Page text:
Darker Days Ahead for Journalists
Shahram Rafizadeh, Rooz Online:
By sacking more than 30 reporters from Iran’s Labor News Agency (ILNA), the ultra-hardline government of Ahmadinejad has stepped into a new phase in its policy of suppressing independent news agencies and journalists. ILNA is known for its coverage and interest in following up on the arrests of political prisoners and harassment of dissident groups, so this development is a setback for all freedom seeking individuals in Iran. READ MORE
The mass dismissal of ILNA journalists is officially justified on financial grounds, but observers note that those removed have been from the news agency’s political desk, and not proportionately from the other sections.
In protest to the mass sacking of journalists, a number of other editors and writers including well-known editor Massih Alinejad have submitted their resignations to ILNA. Alinejad’s name gained prominence last year when he was expelled from the parliament for uncovering and publishing news about confidential financial privileges of MPs. He then joined ILNA and worked there as a reporter covering the parliament.
Since Ahmadinejad’s administration came to power late last year, there has been much fear and speculation that pro-reformist reporters and journalists would be forced out of news agencies and government controlled media. Now, there is evidence for such concerns. Meysam Anghabi, a senior political advisor to the managing director of ILNA is also among those dismissed, as are Ali Pir Hossein Lou, Hamed Sheipour (the diplomatic chief of ILNA), Ahmadian, Aresdani and Fariba Pejveh.
There have also been earlier reports that Ali Asghar Shafiian, the political chief of ISNA student news agency news agency. He confirmed the news on his personal webblog. Abolfazl Fateh, the manager of ISNA student news agency news agency who had earlier been a student activist himself resigned from his post soon after the new president and his hardline team came to power late last year.
News websites close to the hardline administration had in the past repeatedly accused ILNA and ISNA student news agency of “providing food for the enemy” and so had worked to purge the agencies of non-hardline thinkers and professionals. Another news agency, Mehr which is run by the Islamic Propagation Organization had published a report prepared by a security agency of the government which claimed that most of the human rights news quoted by the international media comes from news published by ILNA and ISNA student news agency, indicating the opinion of the security agencies regarding the two largest news agencies in the country.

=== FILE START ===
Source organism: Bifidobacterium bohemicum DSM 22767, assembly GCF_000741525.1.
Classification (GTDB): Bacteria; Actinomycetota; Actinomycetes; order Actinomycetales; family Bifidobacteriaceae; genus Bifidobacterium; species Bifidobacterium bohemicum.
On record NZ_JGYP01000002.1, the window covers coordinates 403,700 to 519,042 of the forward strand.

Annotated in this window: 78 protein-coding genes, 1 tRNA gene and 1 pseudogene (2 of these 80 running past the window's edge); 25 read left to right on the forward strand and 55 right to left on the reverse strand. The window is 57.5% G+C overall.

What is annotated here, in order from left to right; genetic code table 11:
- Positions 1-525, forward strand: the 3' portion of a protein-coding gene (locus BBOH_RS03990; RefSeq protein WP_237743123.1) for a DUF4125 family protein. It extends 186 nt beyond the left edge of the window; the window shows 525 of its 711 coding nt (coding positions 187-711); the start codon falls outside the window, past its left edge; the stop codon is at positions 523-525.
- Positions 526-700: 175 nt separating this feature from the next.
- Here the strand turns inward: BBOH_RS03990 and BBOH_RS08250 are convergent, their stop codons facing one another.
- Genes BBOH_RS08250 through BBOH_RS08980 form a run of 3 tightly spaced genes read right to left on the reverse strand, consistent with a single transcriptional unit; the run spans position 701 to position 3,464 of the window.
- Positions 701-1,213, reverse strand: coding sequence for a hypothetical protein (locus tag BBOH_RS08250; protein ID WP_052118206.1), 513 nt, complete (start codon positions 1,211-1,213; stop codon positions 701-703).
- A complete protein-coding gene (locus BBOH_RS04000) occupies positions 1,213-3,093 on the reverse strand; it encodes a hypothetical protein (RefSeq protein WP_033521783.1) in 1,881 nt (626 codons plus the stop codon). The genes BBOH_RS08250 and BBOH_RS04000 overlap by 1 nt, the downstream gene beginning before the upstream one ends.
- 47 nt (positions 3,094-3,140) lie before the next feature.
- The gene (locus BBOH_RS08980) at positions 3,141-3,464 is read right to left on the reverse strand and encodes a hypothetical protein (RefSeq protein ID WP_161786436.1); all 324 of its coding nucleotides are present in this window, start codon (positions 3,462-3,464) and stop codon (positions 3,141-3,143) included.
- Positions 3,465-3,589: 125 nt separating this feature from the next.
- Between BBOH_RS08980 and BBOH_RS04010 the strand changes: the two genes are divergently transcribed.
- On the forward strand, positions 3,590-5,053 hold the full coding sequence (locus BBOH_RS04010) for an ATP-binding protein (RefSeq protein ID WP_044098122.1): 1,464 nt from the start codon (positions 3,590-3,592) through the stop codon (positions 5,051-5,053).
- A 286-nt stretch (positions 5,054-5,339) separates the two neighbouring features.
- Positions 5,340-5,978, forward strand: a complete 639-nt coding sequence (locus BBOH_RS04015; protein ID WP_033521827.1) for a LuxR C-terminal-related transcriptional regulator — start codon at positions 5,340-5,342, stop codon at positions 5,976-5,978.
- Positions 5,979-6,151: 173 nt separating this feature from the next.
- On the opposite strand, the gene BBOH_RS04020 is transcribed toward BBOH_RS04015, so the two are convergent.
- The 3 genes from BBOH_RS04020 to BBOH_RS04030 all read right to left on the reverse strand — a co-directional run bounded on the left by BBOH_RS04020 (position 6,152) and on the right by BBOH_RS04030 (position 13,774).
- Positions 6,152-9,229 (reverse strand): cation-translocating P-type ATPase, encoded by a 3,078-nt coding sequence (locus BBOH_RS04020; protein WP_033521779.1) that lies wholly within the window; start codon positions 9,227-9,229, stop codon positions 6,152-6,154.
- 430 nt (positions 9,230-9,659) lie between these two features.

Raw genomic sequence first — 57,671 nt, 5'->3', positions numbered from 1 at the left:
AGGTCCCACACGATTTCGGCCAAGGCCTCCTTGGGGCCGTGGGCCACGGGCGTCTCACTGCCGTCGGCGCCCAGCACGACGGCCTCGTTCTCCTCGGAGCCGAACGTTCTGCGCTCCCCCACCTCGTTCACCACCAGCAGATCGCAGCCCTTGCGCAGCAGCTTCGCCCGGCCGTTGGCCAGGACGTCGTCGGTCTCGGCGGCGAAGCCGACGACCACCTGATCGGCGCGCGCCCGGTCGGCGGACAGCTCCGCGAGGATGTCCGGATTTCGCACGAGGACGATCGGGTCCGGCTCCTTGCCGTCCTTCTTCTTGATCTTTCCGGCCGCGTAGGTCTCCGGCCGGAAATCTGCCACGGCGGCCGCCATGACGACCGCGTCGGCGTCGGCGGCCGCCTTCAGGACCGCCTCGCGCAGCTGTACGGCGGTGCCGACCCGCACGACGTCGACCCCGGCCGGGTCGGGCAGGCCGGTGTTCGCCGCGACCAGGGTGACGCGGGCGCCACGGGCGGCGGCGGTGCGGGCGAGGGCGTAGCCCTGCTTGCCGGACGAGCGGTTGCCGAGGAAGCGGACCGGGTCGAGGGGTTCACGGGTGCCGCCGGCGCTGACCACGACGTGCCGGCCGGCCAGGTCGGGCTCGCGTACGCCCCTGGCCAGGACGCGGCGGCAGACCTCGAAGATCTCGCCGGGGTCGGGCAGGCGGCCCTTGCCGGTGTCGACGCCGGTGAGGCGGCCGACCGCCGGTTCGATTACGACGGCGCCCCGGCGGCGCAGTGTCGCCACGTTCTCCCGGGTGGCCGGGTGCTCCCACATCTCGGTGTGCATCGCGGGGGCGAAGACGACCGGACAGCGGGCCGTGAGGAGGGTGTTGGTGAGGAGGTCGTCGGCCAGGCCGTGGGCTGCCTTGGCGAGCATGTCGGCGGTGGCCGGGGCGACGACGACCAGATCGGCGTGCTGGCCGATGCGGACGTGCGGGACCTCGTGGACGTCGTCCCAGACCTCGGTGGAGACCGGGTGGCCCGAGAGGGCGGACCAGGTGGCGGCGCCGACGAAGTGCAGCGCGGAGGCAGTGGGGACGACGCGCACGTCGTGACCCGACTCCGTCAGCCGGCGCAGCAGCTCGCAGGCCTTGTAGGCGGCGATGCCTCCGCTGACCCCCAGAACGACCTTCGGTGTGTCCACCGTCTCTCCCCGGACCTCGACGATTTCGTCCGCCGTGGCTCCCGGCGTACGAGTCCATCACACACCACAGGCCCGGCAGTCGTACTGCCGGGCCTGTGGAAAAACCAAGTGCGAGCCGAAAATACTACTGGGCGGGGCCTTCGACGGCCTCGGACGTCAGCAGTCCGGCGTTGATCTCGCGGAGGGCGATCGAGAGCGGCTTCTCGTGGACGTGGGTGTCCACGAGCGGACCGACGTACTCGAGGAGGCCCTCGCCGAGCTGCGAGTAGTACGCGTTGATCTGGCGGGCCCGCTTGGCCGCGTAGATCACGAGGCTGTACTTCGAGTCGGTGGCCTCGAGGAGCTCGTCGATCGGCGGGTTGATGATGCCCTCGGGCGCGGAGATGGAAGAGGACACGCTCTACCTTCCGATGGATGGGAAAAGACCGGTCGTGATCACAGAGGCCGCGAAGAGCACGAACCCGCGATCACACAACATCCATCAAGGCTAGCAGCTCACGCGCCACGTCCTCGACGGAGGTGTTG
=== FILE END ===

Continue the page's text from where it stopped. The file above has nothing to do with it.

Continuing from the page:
IRNA, another news agency which belongs to a larger news group that also owns Iran publishing company and Iran newspaper was until recently considered to be close to reformers. But since the last few months, its composition at the management and lower levels has changed so much that the nature and type of news coverage it provides is unrecognizable from its earlier work.
But the pressure on journalists has not been confined to firings. During the last six months, scores of reporters from a range of publications and news agencies had been summoned by security agencies and interrogated over their news sources, affiliations, connections, etc. Finally, all would be given warnings about their writings. In addition to this, government officials have also directly instructed the media not to cover certain news, or stress identified issues on specific political events and developments.
Other methods too have been used as is demonstrated by Vahid Pour Ostad. As a reformist journalist, he wrote in his own web blog that he had been attacked by a person who put a knife on his throat. Pour Ostad who had been detained in the past and is now active in the Etemad Melli newspaper (belonging to reformers) wrote that as he walked from his office to his house, he was hit from the back and then immediately a knife was put on his throat threatening him to remain quiet or be killed. Just two weeks earlier, two sports journalists died in suspicious circumstances. And even though the newspaper filed a complaint with the police about this incident, the police has not come forward with any progress or even indications to show that it is pursuing the case.
Similar incidents may not lead to any discovery and arrests, but what is clear is that the conditions over the country make media professionals feel insecure and under the gun.